Back to the Future is a perfect movie. 

Movies are frequently judged by their relevance in a time period. I’m not talking about period piece movies…I’m talking about their connection to the time of the movie’s release. Much in the same way music’s popularity is so intrinsically connected to an era’s culture. However, a great movie doesn’t get “trapped” in its era only to become irrelevant not long into the next decade or generation. It epitomizes the time and becomes a classic for the generation of that era. And not only informs movies into the next era, but becomes a constant reference point deeper into the future. 


Christopher Lloyd and Michael J. Fox controlling the coolest remote control car ever.

Christopher Lloyd and Michael J. Fox controlling the coolest remote control car ever.


Back to the Future isn’t throwaway ’80s fare. I will readily admit that some of my favorites from the decade don’t stack up well these days. A lot of those movies revel in ’80s traits that people eventually shunned. And in many cases, those traits disappeared so quickly that the children of that decade never grew into adults (young or old) that ever acted the way many did in ’80s movies. As much as I loved St. Elmo’s Fire, by the time I was old enough to act like Rob Lowe’s character, I was so far detached from his character’s way of thinking. 

Back to the Future is a natural epitomization of the decade and yet itches to move out of the decade in both directions. It uses another famously positive Hollywood era in the ’50s to offer a startling contrast to 1985 and never stops to hit you over the head with the subtext that so much is exactly the same for the characters living in those eras. Sure the fashions, music and some of the culture sit squarely in 1985, but its most endearing connection to the ’80s is its exuberant optimism and boundless whimsy. Like a good ’80s movie, it never takes itself too seriously and not only entertains the audience but sends them home feeling inspired. Perhaps it goes hand in hand with the unbridled hope of adolescence in a fairly innocent time. There just aren’t a whole lot of movies like that anymore.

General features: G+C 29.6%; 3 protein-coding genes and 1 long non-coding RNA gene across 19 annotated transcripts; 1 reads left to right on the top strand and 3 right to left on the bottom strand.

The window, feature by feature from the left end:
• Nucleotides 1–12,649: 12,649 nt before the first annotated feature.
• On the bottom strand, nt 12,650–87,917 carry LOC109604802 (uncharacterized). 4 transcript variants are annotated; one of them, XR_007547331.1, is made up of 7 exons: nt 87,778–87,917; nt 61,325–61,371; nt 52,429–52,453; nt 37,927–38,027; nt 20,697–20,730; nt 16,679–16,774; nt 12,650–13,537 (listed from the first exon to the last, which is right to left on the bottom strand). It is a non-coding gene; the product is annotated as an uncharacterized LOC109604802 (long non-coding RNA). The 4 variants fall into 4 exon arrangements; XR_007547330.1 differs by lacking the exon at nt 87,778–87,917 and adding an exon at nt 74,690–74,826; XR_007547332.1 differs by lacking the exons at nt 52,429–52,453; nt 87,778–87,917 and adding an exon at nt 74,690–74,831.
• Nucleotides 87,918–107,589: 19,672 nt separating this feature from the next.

As for the movie itself, I don’t see a need to offer a critical review here because I can’t imagine you’d be here without having seen it. As for backing up my bold claims about the movie’s “perfection.” I recently watched it again on DVD, with a sharpened critical eye, and simply could not find any flaws in the movie. I’m sure a cynical nitpicker will drag out plot holes or even dare to suggest issues with the movie’s science. To those I say, “make like a tree and get outta here.” Back to the Future seeks to entertain you in a specific fashion and expertly succeeds. 


Marty McFly (Michael J. Fox) gives his father (Crispin Glover) tips on how to pick up his Mom.

Marty McFly (Michael J. Fox) gives his father (Crispin Glover) tips on how to pick up his Mom.